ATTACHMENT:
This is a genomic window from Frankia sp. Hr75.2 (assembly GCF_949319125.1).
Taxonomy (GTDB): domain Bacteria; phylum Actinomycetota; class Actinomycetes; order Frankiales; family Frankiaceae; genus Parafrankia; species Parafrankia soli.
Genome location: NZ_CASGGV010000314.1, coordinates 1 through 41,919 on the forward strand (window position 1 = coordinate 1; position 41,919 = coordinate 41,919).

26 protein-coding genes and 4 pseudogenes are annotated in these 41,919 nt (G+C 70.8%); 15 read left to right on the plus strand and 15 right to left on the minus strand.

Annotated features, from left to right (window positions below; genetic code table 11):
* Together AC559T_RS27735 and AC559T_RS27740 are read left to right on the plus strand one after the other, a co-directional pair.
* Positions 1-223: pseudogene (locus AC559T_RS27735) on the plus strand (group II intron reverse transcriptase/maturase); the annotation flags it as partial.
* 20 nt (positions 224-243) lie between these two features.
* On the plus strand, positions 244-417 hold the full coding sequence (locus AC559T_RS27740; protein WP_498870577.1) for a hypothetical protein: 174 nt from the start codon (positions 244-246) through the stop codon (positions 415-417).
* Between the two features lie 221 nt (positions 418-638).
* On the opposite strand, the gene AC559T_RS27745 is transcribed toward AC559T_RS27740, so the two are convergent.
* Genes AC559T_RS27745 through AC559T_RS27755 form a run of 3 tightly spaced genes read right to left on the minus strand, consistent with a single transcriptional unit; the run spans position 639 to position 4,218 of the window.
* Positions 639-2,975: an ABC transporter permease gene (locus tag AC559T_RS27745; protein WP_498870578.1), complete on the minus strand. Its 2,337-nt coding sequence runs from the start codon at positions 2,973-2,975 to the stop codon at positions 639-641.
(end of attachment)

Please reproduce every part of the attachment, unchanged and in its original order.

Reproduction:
This is a genomic window from Frankia sp. Hr75.2 (assembly GCF_949319125.1).
Taxonomy (GTDB): domain Bacteria; phylum Actinomycetota; class Actinomycetes; order Frankiales; family Frankiaceae; genus Parafrankia; species Parafrankia soli.
Genome location: NZ_CASGGV010000314.1, coordinates 1 through 41,919 on the forward strand (window position 1 = coordinate 1; position 41,919 = coordinate 41,919).

26 protein-coding genes and 4 pseudogenes are annotated in these 41,919 nt (G+C 70.8%); 15 read left to right on the plus strand and 15 right to left on the minus strand.

Annotated features, from left to right (window positions below; genetic code table 11):
* Together AC559T_RS27735 and AC559T_RS27740 are read left to right on the plus strand one after the other, a co-directional pair.
* Positions 1-223: pseudogene (locus AC559T_RS27735) on the plus strand (group II intron reverse transcriptase/maturase); the annotation flags it as partial.
* 20 nt (positions 224-243) lie between these two features.
* On the plus strand, positions 244-417 hold the full coding sequence (locus AC559T_RS27740; protein WP_498870577.1) for a hypothetical protein: 174 nt from the start codon (positions 244-246) through the stop codon (positions 415-417).
* Between the two features lie 221 nt (positions 418-638).
* On the opposite strand, the gene AC559T_RS27745 is transcribed toward AC559T_RS27740, so the two are convergent.
* Genes AC559T_RS27745 through AC559T_RS27755 form a run of 3 tightly spaced genes read right to left on the minus strand, consistent with a single transcriptional unit; the run spans position 639 to position 4,218 of the window.
* Positions 639-2,975: an ABC transporter permease gene (locus tag AC559T_RS27745; protein WP_498870578.1), complete on the minus strand. Its 2,337-nt coding sequence runs from the start codon at positions 2,973-2,975 to the stop codon at positions 639-641.